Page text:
There are 30 days left in the regular session and a total of 32 filed bills dealing with the subject of abortion—most, but not all, of which would make comprehensive reproductive health care more costly and difficult to access.
Even as it championed midwives in a recent piece, the New York Times editorial board unwittingly slipped into language that suggests midwifery care is a second-tier option—language that reflects broader public attitudes throughout the United States.
“We’re working to give women the opportunity to have the birth they want or the abortion they need,” said Katharine Morrison, who has owned Buffalo Womenservices since 2005.
Many of the employers suing the federal government over the Affordable Care Act’s contraceptive benefit, including Wheaton College in Illinois, fail to offer employees robust parental leave coverage, an analysis by RH Reality Check shows.
The stories of women who participated in focus groups led by SisterSong, included in a new report, convey the gross under-education and discriminatory treatment of Black women living in the South, in particular, where sexual and reproductive health education is nonexistent and stigma is rampant.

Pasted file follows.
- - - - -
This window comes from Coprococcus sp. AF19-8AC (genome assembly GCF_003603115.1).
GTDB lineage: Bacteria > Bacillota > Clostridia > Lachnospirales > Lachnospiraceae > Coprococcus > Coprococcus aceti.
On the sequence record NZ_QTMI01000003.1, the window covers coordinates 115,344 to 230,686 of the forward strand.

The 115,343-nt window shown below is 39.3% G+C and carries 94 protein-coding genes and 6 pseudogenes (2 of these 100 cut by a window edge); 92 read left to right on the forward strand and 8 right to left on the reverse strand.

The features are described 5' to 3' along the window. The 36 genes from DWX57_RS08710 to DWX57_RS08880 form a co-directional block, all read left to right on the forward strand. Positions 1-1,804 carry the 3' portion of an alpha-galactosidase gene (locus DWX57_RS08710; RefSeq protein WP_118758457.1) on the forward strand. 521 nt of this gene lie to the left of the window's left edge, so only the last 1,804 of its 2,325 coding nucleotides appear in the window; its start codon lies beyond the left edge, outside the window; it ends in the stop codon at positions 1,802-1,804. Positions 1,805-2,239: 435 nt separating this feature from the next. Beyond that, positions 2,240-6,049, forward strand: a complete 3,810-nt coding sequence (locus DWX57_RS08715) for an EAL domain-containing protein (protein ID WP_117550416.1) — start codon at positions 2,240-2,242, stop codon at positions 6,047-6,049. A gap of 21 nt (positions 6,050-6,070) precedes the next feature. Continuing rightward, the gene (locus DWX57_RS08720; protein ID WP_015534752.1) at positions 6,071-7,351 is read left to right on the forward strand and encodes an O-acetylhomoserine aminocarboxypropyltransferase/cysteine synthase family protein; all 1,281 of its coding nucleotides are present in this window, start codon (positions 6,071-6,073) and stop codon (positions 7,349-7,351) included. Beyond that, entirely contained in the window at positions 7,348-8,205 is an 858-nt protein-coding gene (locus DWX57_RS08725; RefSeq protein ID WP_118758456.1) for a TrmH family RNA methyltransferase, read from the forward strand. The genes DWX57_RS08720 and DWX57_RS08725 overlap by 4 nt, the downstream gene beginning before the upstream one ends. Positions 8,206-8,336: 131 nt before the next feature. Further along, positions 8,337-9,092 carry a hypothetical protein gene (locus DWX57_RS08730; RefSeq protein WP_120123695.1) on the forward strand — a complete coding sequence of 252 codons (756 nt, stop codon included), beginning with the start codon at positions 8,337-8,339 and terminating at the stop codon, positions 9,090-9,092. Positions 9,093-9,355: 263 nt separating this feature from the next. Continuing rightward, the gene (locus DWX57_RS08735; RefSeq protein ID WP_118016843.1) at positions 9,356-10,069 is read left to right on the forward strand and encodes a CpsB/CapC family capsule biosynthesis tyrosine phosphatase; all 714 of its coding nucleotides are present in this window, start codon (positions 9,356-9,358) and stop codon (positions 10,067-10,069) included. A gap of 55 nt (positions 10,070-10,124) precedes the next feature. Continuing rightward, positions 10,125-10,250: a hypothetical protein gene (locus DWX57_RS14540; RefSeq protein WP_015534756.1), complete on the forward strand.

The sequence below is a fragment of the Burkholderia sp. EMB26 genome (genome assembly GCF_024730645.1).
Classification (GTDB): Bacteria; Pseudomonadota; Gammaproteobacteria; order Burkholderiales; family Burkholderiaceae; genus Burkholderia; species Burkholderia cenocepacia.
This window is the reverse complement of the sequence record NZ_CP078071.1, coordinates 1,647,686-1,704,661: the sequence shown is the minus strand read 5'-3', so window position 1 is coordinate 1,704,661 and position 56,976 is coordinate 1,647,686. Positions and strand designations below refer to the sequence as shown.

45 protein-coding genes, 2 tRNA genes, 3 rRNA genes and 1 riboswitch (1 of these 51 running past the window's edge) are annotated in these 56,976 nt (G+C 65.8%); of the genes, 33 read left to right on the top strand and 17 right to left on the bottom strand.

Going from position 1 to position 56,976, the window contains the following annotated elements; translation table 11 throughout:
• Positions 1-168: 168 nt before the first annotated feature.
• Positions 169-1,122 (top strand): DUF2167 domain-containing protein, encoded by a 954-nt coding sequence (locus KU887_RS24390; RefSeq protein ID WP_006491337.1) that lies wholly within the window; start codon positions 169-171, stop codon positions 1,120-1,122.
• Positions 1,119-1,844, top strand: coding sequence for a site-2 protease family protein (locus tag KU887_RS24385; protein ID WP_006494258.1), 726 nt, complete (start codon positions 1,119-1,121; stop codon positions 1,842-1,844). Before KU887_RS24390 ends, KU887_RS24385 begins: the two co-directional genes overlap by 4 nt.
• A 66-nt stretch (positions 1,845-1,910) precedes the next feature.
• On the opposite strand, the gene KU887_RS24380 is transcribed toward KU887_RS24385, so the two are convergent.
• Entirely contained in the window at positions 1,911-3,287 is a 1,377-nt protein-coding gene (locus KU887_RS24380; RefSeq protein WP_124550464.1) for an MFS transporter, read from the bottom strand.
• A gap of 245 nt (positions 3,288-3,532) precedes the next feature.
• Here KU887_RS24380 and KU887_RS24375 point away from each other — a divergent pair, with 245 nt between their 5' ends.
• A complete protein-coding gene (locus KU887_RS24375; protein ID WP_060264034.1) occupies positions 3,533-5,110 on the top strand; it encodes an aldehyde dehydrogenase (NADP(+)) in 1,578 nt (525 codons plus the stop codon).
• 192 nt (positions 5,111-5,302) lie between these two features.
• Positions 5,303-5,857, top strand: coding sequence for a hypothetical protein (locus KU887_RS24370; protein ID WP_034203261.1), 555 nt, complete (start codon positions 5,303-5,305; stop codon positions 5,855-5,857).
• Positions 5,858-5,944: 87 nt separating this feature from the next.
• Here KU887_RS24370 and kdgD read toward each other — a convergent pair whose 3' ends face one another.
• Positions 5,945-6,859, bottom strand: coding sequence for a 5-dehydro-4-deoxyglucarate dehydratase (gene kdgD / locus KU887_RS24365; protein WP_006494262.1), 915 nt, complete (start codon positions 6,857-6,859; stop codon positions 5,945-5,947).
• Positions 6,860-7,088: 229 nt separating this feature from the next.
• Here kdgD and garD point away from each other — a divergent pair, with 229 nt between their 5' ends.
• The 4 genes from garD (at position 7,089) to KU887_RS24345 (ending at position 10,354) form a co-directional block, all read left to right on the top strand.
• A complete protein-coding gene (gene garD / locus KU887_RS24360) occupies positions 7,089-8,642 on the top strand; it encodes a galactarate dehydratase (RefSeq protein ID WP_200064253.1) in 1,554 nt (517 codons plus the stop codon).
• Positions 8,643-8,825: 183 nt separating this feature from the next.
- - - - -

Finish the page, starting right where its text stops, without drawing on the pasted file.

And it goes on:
Women should be free to choose their childbirth experience, whether it be in a hospital or in the woods. But I fear that Born in the Wild will be a disingenuous attempt to suggest that modern medicine ruined childbirth.
Philadelphia’s dire performance can be attributed to the collision of two major factors: widespread, profound poverty and a sharp reduction in the number of hospitals providing maternity care.
A new study shows that the cost of having twins is five times higher than the cost of having one baby; triplets or more can cost as much as $400,000. The researchers suggest this is yet another reason to reduce the number of embryos transferred during in vitro fertilization.
While the big reproductive health news out of Texas this summer centered around the regulation of abortion providers, the state’s birthing centers are also coming under increased scrutiny from lawmakers and bureaucrats.
If you’re pregnant and wind up in a Catholic hospital, you could find yourself in more trouble after you’ve seen a doctor than before you walked in the door.